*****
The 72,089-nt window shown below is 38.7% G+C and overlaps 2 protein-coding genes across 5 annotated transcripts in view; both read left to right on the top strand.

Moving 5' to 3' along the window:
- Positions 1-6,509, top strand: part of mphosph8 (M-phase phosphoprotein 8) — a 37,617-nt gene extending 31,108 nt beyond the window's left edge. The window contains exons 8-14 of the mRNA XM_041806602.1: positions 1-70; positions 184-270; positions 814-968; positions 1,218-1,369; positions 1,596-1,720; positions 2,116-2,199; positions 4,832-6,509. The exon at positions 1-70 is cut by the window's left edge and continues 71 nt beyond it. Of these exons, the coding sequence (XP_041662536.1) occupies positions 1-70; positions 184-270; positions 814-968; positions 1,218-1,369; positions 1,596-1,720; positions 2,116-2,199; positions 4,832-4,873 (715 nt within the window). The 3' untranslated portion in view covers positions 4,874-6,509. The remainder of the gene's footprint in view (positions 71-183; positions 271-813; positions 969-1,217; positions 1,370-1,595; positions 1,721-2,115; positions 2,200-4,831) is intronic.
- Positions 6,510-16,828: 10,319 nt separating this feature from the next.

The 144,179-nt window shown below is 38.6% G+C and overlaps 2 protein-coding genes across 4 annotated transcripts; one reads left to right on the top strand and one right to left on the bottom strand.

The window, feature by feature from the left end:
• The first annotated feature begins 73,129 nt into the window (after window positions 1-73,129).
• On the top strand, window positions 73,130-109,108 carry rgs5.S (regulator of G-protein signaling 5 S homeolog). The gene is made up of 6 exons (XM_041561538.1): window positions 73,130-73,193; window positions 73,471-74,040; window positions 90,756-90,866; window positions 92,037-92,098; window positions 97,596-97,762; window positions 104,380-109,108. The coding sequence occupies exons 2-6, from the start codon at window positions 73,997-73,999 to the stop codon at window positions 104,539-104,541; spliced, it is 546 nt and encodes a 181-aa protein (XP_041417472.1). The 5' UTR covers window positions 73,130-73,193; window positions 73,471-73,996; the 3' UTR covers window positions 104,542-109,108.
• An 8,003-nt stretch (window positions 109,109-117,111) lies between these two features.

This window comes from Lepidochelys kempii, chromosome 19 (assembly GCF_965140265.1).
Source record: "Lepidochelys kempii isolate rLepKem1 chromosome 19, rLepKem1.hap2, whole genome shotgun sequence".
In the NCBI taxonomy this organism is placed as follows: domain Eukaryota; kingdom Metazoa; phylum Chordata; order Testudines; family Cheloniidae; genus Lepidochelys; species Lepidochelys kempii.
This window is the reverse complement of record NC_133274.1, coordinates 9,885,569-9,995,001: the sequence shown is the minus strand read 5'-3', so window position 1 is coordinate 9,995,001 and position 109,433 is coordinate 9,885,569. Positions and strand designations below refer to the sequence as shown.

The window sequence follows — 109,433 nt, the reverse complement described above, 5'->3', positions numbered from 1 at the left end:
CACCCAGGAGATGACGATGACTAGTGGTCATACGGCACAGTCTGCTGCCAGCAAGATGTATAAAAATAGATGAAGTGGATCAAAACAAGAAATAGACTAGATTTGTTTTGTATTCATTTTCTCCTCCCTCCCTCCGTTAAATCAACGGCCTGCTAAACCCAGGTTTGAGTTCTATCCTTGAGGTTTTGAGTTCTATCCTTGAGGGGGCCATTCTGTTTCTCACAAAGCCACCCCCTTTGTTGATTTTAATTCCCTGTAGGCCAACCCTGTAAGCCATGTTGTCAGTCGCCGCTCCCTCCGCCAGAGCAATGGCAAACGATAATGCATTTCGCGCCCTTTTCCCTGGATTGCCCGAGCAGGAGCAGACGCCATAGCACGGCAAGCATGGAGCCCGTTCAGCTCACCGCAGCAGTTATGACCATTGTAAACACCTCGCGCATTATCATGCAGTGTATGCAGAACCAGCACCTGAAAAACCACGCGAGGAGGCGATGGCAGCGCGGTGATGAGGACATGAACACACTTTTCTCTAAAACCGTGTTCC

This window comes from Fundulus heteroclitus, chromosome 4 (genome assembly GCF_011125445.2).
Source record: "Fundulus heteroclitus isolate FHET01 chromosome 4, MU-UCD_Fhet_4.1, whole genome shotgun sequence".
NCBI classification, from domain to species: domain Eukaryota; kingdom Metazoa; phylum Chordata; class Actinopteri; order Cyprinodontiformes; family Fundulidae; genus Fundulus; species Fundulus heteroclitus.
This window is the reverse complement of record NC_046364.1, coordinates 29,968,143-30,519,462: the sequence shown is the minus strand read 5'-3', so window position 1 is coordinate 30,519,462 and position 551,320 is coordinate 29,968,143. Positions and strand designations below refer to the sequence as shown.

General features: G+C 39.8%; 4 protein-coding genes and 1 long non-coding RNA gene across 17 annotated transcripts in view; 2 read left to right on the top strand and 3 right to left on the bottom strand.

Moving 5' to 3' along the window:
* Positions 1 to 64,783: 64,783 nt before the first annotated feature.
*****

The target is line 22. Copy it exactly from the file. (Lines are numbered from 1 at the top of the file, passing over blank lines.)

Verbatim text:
* Positions 1 to 64,783: 64,783 nt before the first annotated feature.